Linn, John Blair 1777-1804
John Blair Linn (1777-1804), a Presbyterian minister like his father William Linn, J.B. Linn was educated at Columbia (B.A. 1795, M.A. 1797) and Union College (M.A. 1797). A prolific writer, Linn published five volumes of poetry and three of theological prose, and had a play produced in New York, all in the space of a decade.
Annals of the American Pulpit, Volume 4 - 1860 (page 210)
A Sketch of the Life and Character of John Blair Linn (here)
Biographical Sketch: The Port folio (1817) By Joseph Dennie, Asbury Dickins (see page 21,continued on page 129, further continued on page 195)
Cyclopaedia of American Literature: Volume 1 (1856) By Evert Augustus Duyckinck, George Long Duyckinck (see page 652 for entry on John Blair Linn)
Title: Miscellaneous Works, Prose and Poetical. By a young gentleman of New-York, etc. By J. B. Linn
Author: John Blair LINN
Publisher: Thomas Greenleaf, 1795
Length: 353 pages
Bourville Castle. A drama written during Linn's first year as a law student and revised by fellow authors Charles Brockden Brown and William Dunlap. Brown would say of the play, "Its success was such as had been sufficient to have fixed the literary destiny of some minds."
The Death of Washington: A Poem, in Imitation of the Manner of Ossian. Linn's book-length elegy draws criticism for its treatment of the American national hero in the mystical style of the Celtic bard.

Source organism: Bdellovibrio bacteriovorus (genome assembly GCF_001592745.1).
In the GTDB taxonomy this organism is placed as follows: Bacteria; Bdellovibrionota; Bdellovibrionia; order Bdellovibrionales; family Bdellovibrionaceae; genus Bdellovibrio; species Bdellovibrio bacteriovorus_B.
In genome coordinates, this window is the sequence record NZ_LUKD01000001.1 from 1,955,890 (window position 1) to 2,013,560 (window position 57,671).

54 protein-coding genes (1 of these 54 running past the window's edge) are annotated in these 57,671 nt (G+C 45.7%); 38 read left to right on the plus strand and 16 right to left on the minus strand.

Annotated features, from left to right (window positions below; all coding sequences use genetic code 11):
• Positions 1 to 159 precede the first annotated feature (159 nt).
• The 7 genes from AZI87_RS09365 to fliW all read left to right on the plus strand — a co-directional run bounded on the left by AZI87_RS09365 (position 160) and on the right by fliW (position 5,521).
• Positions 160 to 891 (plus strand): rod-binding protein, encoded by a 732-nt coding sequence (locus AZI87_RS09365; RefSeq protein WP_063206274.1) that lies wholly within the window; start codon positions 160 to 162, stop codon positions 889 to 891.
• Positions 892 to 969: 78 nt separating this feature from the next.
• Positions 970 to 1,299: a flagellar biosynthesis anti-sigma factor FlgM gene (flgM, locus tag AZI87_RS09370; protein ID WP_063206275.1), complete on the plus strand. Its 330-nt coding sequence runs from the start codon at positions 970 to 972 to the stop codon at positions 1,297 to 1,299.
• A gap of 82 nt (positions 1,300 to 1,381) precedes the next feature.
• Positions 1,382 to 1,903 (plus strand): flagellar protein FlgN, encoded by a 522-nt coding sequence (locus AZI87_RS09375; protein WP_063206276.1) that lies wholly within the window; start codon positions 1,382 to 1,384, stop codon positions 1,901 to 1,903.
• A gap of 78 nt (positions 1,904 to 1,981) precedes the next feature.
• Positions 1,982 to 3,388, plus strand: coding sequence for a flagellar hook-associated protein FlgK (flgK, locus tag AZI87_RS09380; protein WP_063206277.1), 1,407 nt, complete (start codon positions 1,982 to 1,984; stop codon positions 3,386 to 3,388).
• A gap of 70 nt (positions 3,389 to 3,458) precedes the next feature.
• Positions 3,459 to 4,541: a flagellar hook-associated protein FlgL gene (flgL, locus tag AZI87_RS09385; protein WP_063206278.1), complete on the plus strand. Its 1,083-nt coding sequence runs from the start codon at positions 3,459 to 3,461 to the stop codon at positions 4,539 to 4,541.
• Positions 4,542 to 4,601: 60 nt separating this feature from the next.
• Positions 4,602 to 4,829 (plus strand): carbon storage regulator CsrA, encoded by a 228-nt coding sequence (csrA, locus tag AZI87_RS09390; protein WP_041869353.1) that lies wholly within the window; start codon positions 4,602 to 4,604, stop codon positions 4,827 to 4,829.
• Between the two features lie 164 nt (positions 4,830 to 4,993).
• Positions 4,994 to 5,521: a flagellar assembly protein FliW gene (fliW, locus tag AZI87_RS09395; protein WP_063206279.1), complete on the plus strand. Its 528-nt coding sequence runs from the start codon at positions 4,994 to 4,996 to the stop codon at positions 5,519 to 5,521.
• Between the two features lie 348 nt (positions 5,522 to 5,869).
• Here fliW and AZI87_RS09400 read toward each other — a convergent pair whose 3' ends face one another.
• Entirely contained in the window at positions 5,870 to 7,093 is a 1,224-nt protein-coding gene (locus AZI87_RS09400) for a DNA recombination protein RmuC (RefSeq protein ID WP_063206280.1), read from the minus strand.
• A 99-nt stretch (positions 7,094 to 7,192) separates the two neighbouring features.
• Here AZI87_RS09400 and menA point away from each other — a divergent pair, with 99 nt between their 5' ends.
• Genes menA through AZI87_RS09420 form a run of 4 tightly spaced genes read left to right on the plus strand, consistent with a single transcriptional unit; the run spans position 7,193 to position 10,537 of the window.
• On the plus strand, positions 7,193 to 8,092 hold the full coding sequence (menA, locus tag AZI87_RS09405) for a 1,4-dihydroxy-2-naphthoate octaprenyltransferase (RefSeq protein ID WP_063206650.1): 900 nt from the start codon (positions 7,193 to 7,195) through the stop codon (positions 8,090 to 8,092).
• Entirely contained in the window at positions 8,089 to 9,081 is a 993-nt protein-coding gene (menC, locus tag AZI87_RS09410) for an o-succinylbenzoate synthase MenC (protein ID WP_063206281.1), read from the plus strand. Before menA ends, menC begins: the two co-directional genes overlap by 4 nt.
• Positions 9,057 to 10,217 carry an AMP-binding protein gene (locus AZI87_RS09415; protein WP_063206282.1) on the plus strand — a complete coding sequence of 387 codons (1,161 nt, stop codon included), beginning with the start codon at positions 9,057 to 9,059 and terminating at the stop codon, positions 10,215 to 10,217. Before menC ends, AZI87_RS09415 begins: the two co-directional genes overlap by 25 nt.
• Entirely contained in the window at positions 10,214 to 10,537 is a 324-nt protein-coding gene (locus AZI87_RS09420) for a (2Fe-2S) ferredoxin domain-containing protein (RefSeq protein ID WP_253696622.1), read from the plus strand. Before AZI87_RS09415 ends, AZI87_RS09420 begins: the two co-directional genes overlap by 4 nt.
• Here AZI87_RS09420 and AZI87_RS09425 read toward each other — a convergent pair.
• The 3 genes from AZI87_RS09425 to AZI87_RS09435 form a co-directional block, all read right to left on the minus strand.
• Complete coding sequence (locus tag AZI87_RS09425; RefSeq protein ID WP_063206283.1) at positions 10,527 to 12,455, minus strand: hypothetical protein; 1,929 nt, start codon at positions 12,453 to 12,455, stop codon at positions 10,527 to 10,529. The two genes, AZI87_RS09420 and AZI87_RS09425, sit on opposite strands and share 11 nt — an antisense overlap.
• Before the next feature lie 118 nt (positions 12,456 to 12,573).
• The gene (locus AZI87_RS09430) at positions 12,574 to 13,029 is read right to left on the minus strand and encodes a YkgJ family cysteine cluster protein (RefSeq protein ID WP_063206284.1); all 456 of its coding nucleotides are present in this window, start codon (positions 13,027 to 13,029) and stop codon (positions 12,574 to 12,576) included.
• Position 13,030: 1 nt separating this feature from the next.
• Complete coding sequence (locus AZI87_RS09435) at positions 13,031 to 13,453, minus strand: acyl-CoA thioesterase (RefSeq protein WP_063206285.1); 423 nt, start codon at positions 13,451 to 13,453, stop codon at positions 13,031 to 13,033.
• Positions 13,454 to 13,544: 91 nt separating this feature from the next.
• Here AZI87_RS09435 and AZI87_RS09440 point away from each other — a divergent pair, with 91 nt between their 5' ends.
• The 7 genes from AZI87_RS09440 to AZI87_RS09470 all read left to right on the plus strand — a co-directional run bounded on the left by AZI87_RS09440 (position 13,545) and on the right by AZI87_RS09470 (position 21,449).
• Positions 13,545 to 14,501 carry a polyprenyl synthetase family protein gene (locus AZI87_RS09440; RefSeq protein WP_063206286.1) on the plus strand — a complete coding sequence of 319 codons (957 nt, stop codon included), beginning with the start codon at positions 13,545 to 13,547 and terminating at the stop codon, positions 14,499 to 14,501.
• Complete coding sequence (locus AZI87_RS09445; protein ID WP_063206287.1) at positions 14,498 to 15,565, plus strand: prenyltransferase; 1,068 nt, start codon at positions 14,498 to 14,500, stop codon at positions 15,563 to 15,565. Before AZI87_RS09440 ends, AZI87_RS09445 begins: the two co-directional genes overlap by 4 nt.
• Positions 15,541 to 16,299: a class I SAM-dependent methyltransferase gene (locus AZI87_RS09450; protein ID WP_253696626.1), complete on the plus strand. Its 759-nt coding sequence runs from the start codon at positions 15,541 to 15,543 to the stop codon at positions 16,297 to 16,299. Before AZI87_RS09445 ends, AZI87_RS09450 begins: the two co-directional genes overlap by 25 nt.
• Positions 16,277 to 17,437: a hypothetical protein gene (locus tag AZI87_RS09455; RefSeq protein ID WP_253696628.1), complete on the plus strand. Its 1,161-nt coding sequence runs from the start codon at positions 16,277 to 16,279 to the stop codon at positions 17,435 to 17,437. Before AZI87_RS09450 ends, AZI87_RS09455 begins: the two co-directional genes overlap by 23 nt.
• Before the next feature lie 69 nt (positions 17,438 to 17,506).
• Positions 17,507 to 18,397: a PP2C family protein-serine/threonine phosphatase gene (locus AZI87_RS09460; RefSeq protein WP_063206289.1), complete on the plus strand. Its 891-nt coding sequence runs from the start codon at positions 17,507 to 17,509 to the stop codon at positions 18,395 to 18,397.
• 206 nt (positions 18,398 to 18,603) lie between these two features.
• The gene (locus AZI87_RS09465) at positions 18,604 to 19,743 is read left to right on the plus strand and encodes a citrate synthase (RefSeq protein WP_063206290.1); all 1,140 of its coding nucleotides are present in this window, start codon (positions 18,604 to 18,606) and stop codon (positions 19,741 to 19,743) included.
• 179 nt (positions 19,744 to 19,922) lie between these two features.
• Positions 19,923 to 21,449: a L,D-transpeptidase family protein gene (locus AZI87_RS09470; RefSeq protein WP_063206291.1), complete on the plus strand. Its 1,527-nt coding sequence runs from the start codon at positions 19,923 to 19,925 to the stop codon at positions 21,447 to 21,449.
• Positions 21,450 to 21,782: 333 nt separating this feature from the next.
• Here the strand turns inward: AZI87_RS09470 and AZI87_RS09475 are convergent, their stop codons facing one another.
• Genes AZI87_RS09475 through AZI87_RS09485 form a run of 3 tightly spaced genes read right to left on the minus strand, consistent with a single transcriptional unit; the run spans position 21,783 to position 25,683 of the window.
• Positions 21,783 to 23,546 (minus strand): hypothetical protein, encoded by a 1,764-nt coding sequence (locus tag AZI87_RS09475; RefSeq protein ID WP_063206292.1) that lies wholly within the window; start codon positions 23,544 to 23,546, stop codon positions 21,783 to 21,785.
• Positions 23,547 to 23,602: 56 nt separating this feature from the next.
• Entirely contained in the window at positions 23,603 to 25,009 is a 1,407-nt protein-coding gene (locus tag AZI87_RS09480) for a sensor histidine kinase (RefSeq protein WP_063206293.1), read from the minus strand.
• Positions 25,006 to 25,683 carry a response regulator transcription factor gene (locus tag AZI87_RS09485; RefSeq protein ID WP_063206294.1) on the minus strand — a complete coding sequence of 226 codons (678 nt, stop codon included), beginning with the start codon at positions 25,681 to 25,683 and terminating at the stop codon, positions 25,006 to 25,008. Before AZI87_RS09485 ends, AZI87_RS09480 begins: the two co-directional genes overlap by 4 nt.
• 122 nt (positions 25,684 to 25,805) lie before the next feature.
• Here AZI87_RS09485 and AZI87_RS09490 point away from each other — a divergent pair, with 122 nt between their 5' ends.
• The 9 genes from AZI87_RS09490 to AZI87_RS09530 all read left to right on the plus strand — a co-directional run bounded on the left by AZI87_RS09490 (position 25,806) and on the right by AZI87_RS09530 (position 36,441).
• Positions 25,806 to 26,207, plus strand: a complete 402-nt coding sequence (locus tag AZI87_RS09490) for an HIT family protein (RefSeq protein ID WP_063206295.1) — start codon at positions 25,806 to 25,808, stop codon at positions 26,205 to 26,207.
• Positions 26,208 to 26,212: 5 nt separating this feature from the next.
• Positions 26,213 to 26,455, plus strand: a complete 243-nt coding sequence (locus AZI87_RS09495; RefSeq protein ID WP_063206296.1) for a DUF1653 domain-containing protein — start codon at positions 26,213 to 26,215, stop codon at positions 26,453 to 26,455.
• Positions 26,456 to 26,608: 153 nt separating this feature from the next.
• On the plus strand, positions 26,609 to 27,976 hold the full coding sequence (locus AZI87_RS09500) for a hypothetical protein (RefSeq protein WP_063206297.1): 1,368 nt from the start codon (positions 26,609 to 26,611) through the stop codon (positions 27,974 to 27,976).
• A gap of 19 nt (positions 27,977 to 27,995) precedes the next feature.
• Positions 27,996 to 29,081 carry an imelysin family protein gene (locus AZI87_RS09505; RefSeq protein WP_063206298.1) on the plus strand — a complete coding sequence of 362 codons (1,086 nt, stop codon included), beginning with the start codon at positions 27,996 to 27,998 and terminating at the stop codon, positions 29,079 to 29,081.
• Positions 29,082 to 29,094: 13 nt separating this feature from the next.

(John Blair Linn. The Death of Washington. A poem. In Imitation of the Manner of Ossian. Philadelphia: Printed by John Ormrod, 1800. John B. Linn (1777-1804), a minister of Philadelphia's First Presbyterian Church, wrote this poem in the Ossianic epic poetry tradition. Named after a legendary third-century Irish warrior-poet, and revived by the Scottish poet James Macpherson in the 1760s, this style of poetry was popular among the elite of the late eighteenth and early nineteenth centuries.)
The Powers of Genius. A popular poem consisting of heroic couplets in three parts, which describe genius and writers who attained it.
A Sermon on the Death of Dr. Ewing (the pastor that J. B. Linn assisted)
A Reply to Dr. Priestley's "Jesus and Socrates Compared"
Valerian. An epic poem about the persecution of early Christians and the impact of Christianity on the "Manners of Nations." Although intended to be his masterpiece, Linn had died of tuberculosis before finishing it. It is published posthumously with an introduction by his brother-in-law, Charles Brockden Brown.
The powers of genius: a poem, in three parts (1802) By John Blair Linn
Valerian, a narrative poem: intended, in part, to describe, the early Persecutions of Christians, and Rapidly to Illustrate the Influence of Christianity on the Manners of Nations (with a Sketch of the Life and Character of the Author) - 1805 - By John Blair Linn, Charles Brockden Brown